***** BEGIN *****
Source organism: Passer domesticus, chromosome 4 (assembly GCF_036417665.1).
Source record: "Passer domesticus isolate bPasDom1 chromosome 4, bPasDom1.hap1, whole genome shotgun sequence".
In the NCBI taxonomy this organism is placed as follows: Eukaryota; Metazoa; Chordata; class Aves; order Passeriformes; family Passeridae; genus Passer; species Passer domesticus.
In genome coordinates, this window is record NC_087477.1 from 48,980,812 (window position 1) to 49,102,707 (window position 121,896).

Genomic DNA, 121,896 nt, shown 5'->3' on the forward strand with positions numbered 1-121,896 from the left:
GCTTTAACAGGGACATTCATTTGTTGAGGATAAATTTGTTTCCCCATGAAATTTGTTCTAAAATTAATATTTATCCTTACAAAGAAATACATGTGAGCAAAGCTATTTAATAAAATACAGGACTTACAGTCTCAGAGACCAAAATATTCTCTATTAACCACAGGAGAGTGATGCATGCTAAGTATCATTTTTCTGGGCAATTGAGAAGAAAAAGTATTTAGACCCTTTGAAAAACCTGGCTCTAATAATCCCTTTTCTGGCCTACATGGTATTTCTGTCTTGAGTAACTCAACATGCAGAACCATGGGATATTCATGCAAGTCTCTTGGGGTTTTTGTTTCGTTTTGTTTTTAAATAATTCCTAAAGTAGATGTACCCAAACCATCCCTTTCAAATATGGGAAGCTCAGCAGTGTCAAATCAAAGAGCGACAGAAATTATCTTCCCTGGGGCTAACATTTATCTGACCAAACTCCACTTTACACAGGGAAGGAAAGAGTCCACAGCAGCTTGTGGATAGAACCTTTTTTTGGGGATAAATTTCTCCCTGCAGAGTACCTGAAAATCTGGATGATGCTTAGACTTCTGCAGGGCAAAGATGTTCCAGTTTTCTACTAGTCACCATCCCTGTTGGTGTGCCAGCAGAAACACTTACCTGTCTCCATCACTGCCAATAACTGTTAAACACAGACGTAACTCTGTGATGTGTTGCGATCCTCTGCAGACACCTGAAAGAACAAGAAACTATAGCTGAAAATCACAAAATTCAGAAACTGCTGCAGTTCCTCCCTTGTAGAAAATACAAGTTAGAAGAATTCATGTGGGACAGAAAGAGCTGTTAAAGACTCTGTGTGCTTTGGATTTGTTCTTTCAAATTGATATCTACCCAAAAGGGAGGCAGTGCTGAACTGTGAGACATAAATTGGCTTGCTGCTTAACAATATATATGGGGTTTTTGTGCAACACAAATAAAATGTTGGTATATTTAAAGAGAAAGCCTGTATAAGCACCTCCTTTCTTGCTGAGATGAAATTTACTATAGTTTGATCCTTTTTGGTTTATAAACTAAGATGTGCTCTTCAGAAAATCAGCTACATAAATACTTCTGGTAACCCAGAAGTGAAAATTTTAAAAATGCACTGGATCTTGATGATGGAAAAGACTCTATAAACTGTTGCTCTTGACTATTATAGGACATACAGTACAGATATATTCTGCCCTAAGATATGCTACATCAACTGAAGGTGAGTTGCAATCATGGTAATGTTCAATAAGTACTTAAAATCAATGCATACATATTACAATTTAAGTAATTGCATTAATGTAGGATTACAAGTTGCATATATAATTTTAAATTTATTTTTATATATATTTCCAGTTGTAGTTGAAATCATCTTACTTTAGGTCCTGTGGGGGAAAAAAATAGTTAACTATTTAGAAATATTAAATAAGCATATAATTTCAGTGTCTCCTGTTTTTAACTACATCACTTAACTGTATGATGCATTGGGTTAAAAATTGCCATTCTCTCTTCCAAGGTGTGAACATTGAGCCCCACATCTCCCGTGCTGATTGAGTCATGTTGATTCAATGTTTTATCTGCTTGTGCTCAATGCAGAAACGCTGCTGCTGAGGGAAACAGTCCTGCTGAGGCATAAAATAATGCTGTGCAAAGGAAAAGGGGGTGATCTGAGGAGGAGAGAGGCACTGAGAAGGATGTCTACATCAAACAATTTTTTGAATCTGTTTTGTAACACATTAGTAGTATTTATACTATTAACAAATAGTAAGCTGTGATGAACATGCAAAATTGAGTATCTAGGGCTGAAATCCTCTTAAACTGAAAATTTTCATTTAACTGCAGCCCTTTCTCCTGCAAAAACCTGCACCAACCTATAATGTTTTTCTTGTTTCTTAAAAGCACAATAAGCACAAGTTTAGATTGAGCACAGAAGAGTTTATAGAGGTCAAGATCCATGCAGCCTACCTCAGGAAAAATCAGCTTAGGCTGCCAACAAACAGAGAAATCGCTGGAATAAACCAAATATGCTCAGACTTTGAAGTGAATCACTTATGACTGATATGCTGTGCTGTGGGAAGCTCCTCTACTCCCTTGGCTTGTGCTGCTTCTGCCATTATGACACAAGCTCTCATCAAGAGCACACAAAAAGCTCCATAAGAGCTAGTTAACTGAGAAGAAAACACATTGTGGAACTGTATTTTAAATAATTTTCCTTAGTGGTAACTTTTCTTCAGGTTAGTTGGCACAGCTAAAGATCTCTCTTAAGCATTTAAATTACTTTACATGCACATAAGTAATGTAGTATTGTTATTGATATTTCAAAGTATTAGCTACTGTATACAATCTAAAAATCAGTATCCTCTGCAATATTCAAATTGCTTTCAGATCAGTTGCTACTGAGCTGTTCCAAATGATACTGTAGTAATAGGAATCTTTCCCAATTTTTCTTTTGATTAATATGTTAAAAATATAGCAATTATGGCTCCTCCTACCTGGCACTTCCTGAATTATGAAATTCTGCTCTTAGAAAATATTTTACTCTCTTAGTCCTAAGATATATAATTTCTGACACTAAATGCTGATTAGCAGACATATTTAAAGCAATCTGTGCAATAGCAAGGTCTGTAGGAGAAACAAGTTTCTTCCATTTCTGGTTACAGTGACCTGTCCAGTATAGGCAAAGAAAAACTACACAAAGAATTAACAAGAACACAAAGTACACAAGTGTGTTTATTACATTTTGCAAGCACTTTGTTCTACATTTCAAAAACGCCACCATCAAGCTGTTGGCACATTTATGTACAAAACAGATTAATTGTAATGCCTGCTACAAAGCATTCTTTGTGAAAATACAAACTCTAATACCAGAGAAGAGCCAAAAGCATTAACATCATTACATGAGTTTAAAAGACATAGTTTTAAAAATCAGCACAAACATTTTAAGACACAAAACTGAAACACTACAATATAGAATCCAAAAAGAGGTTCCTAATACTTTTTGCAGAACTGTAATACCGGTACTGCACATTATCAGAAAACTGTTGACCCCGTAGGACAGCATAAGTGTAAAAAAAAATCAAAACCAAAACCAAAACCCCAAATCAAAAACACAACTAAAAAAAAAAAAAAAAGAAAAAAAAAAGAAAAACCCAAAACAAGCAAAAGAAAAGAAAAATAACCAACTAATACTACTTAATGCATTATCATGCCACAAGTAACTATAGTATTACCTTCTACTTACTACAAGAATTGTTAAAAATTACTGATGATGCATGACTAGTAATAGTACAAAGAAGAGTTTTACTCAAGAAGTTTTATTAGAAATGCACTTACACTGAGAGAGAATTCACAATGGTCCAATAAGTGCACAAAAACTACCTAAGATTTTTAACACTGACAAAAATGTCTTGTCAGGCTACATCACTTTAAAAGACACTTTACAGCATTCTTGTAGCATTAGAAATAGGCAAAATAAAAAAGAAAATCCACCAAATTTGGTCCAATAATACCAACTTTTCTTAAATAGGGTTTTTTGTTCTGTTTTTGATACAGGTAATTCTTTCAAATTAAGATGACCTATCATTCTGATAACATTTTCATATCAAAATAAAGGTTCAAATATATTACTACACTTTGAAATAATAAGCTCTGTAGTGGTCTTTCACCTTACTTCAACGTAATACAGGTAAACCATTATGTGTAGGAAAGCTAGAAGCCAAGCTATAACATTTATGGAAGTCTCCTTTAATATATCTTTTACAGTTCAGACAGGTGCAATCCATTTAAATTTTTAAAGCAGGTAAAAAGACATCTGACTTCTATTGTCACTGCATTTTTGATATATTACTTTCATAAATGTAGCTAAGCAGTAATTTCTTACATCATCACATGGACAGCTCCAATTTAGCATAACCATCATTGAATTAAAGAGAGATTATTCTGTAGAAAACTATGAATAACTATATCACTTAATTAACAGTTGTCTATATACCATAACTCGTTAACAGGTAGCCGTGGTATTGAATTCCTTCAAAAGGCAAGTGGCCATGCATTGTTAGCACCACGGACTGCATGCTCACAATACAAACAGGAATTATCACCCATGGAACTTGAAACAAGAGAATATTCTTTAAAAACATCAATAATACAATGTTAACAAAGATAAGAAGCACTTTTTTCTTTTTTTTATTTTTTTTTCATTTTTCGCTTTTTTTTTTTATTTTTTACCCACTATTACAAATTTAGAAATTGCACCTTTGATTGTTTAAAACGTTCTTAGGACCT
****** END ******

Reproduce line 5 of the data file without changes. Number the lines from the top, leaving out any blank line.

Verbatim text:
Genomic DNA, 121,896 nt, shown 5'->3' on the forward strand with positions numbered 1-121,896 from the left: